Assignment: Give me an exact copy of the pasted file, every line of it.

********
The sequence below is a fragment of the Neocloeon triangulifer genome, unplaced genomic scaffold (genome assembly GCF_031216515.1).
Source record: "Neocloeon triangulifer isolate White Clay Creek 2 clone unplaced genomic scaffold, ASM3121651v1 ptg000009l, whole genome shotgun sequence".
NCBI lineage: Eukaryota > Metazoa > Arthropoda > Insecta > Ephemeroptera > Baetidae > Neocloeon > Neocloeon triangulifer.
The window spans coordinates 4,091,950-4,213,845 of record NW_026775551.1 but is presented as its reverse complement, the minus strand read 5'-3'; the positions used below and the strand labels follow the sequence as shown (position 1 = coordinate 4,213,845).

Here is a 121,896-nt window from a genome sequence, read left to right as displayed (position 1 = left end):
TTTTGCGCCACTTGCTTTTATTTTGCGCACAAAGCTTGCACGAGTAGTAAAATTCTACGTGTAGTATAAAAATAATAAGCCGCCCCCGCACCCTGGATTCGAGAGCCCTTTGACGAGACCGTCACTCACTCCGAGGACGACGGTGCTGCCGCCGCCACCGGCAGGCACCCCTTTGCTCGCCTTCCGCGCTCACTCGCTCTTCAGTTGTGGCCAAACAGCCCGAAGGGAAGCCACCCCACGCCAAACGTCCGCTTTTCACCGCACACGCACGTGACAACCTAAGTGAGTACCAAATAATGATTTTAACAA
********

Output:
The sequence below is a fragment of the Neocloeon triangulifer genome, unplaced genomic scaffold (genome assembly GCF_031216515.1).
Source record: "Neocloeon triangulifer isolate White Clay Creek 2 clone unplaced genomic scaffold, ASM3121651v1 ptg000009l, whole genome shotgun sequence".
NCBI lineage: Eukaryota > Metazoa > Arthropoda > Insecta > Ephemeroptera > Baetidae > Neocloeon > Neocloeon triangulifer.
The window spans coordinates 4,091,950-4,213,845 of record NW_026775551.1 but is presented as its reverse complement, the minus strand read 5'-3'; the positions used below and the strand labels follow the sequence as shown (position 1 = coordinate 4,213,845).

Here is a 121,896-nt window from a genome sequence, read left to right as displayed (position 1 = left end):
TTTTGCGCCACTTGCTTTTATTTTGCGCACAAAGCTTGCACGAGTAGTAAAATTCTACGTGTAGTATAAAAATAATAAGCCGCCCCCGCACCCTGGATTCGAGAGCCCTTTGACGAGACCGTCACTCACTCCGAGGACGACGGTGCTGCCGCCGCCACCGGCAGGCACCCCTTTGCTCGCCTTCCGCGCTCACTCGCTCTTCAGTTGTGGCCAAACAGCCCGAAGGGAAGCCACCCCACGCCAAACGTCCGCTTTTCACCGCACACGCACGTGACAACCTAAGTGAGTACCAAATAATGATTTTAACAA